The Market - what's going on?

About the author:

Michael Knox
Author name:
By Michael Knox
Job title:
Chief Economist and Director of Strategy
Date posted:
29 February 2016, 10:35 AM

Over recent weeks, the market has been beset by major swings both up and down. Almost daily major shocks kick the market around. The causes suggested by commentators sometimes run to oil prices and the Saudis. Sometimes they run to the Chinese exchange rate. Sometimes they run to the problem of Britain exiting the European Union.

This poses the question that I have been asked more than once - "What's going on?". My view is that the basic causes of the big swings in the market are much simpler. The swings relate to disappointments in US earnings. 

In the chart below we see the path of operating earnings per share for the S&P500 since the beginning of 2014. The blue line on the chart shows the actual level of earnings per quarter, up until the final quarter of 2015. For 2016, we show the consensus earnings forecast as the red line:

S&P500 operating earnings per share chart

When we look at the blue line we see that the actual earnings peaked in the third quarter of 2014. The peak level they achieved was $US29.60 per share. Then they fell. The fall in earnings can be attributed (you guessed it) to the fall in the oil price. In the first quarter (the final quarter of 2014), operating earnings per share fell by almost $US2.85 to $US26.75. Operating earnings again declined in the final quarter of 2015 to $US25.81.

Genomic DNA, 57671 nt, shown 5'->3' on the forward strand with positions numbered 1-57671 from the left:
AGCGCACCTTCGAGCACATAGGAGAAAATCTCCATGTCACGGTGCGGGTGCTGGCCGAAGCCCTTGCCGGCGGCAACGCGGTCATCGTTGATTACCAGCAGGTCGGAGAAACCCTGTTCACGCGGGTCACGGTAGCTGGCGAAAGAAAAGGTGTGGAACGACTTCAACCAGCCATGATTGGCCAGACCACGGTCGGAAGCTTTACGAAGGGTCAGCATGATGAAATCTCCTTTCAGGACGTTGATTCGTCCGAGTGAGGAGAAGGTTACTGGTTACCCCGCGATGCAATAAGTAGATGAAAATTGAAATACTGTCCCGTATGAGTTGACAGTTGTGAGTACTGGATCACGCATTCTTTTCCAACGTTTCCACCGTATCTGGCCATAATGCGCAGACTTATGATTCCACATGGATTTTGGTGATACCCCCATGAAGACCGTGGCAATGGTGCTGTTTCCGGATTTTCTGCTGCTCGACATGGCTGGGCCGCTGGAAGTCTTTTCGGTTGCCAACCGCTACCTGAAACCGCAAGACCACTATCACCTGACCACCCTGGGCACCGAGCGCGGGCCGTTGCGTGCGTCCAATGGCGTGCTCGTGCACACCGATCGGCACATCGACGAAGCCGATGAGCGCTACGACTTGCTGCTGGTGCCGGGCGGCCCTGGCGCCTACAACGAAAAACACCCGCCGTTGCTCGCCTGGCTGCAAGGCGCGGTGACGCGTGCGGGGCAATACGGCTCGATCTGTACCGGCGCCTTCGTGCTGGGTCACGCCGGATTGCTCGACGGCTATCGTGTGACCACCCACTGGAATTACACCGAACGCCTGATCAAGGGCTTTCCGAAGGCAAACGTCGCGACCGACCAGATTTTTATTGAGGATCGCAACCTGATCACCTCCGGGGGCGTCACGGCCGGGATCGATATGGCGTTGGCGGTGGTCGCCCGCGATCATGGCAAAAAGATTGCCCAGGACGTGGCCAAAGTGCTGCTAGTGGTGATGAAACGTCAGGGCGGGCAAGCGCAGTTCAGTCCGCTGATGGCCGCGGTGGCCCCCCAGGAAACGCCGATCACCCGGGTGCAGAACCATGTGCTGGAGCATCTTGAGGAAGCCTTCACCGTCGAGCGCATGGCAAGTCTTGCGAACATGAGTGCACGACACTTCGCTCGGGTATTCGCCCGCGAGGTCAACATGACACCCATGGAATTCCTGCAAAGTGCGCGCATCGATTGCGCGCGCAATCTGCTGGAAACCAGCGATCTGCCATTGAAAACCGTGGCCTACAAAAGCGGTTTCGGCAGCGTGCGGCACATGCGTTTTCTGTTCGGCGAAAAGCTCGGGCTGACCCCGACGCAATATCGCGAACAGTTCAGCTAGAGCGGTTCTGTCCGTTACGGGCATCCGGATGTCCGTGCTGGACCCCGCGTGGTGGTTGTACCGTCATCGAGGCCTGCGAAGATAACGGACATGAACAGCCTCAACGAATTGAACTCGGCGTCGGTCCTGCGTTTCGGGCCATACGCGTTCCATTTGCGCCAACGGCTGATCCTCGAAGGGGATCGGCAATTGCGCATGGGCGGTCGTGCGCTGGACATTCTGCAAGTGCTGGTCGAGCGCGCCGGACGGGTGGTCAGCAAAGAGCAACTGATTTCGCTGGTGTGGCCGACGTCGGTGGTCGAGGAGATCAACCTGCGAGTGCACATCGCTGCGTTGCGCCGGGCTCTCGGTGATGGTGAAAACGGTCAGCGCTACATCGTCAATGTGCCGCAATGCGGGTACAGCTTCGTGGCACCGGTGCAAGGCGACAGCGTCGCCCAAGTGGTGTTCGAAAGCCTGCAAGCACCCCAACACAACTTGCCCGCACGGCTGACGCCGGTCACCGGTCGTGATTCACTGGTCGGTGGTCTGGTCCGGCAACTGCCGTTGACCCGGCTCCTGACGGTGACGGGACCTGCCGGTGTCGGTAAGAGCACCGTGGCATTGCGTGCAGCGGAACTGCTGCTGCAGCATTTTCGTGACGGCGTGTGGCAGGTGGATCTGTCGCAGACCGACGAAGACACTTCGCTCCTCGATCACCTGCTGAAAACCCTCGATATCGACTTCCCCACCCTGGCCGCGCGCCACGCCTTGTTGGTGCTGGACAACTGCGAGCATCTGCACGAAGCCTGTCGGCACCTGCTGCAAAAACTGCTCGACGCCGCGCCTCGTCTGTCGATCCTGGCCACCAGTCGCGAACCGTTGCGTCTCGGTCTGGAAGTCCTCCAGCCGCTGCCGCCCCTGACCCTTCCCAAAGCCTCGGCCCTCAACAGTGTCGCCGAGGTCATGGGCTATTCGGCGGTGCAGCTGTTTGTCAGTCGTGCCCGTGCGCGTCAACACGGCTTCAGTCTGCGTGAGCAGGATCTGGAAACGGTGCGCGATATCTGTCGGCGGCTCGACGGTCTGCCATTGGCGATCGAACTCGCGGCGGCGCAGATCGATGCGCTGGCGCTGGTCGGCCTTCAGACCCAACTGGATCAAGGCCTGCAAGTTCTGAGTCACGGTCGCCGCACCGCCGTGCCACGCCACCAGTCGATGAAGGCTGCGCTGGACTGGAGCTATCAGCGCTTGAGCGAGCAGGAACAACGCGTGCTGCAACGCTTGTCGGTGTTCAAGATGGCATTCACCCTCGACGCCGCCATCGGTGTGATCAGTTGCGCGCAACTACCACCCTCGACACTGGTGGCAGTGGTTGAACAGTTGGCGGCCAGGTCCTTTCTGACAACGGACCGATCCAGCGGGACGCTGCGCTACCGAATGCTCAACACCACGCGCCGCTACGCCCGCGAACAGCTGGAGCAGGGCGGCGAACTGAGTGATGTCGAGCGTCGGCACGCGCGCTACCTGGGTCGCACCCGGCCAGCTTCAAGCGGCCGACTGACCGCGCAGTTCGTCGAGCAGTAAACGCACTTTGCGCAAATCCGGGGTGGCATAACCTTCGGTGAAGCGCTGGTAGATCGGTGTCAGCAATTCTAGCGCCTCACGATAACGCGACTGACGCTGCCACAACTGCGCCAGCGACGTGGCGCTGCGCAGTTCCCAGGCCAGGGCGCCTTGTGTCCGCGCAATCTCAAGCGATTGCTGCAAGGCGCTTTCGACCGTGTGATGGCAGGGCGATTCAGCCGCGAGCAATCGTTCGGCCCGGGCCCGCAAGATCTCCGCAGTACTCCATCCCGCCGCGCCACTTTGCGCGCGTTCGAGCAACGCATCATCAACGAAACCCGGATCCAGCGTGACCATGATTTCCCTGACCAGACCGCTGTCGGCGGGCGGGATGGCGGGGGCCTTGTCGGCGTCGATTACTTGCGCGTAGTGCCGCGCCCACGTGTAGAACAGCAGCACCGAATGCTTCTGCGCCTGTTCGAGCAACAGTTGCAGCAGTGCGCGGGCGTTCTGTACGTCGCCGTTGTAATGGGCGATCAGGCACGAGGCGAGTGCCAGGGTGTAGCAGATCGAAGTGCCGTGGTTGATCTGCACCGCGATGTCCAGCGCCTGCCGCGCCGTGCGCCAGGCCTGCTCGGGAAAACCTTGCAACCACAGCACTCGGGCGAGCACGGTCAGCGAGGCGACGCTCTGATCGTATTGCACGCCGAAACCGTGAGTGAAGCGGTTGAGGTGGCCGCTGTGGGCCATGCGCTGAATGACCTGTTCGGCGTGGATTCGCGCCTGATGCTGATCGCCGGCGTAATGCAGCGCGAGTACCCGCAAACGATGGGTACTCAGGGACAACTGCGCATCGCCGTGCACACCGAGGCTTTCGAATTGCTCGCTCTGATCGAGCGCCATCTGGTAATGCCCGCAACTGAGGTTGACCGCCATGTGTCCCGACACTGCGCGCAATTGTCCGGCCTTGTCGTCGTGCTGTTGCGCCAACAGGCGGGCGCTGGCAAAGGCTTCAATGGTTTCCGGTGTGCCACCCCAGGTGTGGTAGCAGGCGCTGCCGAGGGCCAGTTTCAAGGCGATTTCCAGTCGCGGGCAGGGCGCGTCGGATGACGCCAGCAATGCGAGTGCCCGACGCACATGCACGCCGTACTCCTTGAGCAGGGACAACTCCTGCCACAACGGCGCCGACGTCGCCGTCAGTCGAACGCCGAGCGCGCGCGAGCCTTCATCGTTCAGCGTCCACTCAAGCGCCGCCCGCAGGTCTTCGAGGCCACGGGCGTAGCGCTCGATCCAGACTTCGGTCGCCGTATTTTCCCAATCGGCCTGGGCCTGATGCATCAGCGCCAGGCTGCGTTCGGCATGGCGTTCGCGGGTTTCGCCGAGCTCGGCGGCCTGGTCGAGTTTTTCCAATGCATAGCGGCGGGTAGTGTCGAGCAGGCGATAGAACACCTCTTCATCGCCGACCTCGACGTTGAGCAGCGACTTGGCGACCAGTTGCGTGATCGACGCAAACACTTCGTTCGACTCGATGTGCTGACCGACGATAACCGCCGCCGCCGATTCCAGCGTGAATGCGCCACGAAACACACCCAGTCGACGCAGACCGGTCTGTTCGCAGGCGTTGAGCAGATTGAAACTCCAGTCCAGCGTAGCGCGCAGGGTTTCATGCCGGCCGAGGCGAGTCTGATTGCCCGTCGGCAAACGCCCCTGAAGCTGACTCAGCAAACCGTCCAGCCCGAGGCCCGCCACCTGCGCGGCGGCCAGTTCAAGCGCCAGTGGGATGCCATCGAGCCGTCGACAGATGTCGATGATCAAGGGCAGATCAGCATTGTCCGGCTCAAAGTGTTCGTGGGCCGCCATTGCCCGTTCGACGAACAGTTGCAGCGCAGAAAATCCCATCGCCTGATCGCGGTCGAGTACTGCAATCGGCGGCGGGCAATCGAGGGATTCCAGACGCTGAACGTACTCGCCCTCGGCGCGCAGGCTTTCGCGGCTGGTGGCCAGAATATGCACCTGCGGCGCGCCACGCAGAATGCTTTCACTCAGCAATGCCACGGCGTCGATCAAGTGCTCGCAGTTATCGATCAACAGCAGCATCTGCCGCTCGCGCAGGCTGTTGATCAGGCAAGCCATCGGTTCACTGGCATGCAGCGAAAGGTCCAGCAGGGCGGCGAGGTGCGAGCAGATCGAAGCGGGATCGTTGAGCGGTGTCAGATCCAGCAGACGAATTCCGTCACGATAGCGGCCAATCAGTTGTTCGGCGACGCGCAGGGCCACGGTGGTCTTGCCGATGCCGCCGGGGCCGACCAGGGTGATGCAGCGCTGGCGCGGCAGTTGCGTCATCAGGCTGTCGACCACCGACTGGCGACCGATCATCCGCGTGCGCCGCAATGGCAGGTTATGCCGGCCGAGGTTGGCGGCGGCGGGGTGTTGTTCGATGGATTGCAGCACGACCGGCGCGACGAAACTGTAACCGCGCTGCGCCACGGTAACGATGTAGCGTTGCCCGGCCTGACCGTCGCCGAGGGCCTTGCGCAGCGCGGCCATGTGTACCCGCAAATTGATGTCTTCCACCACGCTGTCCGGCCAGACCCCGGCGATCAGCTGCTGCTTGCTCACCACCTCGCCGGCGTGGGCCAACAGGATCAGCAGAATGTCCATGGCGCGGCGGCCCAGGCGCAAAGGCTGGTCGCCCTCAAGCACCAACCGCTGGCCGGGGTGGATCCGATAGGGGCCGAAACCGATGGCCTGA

The earnings for the first quarter of 2015 were published (as normal) in the second quarter of 2015. It was this slump in the data series which set up the models which drove so much stock market activity for a sell-off in the third quarter of 2015. The combination of those lower earnings and the decline in momentum set off the aggressive computer driven collapse of the market on 24 August 2015.

The market then rebounded from that sell-off. The reason that the market rebounded was that consensus forecasts of operating earnings per share were offering a brighter future. By the end of August 2015, the consensus analyst forecast was that operating earnings per share would recover to $US28.93 in the third quarter of 2015. These numbers, when they actually came to pass, would be reported in the fourth quarter of 2015. The problem was that the earnings did not live up to the forecast. The actual level of earnings for the third quarter of 2015 was only $US25.44 per share. The reason for the failure of earnings to recover was again energy companies but also the materials sector.

What we see is the beginning of a pattern of earnings disappointments. By November, analysts were again providing a consensus estimate of a dramatic recovery of operating earnings in the fourth quarter of 2015. By November 2015 they were suggesting that operating earnings per share for the fourth quarter would recover to $US29.32. These earnings would be reported in the first quarter of 2016.

Once more, the earnings did not live up to the forecast. As this became apparent at the beginning of 2016, the market again sold off. At the present time, the level of operating earnings per share for the final quarter of 2015 is estimated to be $US25.35 per share. This is one more whopping disappointment.